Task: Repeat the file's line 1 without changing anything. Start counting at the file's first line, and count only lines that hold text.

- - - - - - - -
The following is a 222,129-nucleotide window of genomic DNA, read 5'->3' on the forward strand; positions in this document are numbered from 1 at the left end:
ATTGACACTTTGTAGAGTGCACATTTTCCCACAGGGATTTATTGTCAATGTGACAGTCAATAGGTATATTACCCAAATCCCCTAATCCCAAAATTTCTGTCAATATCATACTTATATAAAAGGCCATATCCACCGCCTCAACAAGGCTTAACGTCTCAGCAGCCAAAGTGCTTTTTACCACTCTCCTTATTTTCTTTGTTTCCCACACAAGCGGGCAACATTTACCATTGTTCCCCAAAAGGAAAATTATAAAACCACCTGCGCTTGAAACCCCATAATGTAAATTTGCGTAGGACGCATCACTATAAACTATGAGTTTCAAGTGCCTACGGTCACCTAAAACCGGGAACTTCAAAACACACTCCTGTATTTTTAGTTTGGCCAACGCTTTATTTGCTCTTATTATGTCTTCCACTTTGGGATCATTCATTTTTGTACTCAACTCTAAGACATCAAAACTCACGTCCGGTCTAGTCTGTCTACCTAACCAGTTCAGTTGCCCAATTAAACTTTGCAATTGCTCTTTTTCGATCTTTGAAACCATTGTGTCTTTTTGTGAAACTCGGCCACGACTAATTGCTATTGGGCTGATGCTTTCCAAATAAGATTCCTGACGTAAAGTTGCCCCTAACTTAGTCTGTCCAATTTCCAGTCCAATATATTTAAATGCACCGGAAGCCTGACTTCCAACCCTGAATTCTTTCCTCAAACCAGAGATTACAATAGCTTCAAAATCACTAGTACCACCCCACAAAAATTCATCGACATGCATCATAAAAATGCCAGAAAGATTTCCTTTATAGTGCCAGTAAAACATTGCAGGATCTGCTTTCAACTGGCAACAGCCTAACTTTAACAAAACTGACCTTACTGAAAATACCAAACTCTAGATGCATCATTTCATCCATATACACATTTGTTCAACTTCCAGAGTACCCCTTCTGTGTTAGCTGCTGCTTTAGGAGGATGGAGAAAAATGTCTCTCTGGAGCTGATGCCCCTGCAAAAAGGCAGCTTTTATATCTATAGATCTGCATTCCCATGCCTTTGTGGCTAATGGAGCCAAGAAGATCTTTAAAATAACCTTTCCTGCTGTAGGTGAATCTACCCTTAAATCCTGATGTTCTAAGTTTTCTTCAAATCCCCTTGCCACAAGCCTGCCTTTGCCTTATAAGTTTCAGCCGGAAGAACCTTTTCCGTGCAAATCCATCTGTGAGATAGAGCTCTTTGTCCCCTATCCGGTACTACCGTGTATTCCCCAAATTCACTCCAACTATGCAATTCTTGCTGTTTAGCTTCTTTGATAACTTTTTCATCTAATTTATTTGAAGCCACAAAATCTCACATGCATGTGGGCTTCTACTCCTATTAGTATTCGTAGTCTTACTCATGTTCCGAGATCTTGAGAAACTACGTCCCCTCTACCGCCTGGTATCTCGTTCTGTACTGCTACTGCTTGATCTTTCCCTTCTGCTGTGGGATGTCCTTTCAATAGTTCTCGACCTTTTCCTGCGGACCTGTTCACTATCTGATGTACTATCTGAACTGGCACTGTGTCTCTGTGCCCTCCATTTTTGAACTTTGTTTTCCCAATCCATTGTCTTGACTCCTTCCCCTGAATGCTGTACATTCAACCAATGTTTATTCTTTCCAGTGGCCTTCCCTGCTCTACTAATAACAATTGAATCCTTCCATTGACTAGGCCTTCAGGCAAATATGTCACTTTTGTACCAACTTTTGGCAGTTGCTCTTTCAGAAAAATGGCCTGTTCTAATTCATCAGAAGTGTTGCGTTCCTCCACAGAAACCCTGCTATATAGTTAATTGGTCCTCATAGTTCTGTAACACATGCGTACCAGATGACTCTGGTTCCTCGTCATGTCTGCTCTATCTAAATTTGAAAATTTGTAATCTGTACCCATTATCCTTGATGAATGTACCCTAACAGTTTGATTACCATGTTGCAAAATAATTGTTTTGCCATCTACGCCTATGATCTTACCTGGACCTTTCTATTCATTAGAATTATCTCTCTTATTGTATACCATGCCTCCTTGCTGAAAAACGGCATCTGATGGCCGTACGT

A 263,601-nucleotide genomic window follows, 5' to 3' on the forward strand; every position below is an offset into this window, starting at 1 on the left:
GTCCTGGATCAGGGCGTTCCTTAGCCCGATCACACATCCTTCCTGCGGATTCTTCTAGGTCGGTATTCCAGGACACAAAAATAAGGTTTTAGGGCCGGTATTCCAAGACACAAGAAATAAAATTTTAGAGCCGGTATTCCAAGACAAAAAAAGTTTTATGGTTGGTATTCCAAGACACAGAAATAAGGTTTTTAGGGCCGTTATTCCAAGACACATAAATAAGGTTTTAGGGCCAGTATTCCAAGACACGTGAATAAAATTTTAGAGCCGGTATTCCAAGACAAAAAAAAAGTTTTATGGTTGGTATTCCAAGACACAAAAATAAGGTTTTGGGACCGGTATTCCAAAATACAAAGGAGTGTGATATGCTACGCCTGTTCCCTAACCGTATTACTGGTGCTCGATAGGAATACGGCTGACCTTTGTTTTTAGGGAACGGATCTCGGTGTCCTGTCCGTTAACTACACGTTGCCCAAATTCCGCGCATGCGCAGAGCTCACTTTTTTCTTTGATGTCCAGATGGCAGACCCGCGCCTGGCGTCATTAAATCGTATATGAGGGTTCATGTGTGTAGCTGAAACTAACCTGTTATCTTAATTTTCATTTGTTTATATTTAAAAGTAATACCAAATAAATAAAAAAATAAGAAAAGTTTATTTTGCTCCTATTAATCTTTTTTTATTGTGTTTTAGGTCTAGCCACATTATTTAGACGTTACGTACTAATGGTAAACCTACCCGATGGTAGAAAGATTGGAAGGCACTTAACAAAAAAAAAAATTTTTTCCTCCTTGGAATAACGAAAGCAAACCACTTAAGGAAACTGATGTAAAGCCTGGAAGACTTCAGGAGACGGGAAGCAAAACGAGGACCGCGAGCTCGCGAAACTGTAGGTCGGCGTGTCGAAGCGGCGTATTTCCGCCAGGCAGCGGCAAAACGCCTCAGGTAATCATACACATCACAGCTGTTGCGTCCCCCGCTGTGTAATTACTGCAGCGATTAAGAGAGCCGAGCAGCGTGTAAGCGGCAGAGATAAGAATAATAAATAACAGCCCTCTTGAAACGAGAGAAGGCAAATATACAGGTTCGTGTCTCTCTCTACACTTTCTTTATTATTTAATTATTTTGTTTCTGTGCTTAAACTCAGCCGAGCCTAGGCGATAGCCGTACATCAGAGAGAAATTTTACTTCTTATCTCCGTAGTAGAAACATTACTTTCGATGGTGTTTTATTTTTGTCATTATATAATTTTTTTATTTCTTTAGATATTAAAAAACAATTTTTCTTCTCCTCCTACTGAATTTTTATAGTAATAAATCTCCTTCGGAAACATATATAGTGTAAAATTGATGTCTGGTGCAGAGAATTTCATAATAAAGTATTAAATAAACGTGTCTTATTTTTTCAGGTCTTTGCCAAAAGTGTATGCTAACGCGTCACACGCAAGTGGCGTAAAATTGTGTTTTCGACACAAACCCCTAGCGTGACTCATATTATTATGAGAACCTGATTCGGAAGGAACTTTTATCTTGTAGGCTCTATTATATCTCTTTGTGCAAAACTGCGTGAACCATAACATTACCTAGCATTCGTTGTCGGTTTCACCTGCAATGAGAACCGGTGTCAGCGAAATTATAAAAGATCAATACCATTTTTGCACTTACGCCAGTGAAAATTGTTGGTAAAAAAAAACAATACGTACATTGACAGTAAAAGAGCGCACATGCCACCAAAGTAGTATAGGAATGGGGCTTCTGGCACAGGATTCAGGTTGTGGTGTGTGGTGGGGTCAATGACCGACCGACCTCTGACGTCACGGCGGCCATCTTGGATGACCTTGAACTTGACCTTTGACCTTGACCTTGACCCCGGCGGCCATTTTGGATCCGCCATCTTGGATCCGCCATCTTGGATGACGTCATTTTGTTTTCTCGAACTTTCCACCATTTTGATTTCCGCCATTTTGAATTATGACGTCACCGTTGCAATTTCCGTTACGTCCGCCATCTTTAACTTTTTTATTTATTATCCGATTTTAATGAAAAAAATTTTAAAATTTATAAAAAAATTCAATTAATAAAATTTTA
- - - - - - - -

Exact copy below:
The following is a 222,129-nucleotide window of genomic DNA, read 5'->3' on the forward strand; positions in this document are numbered from 1 at the left end: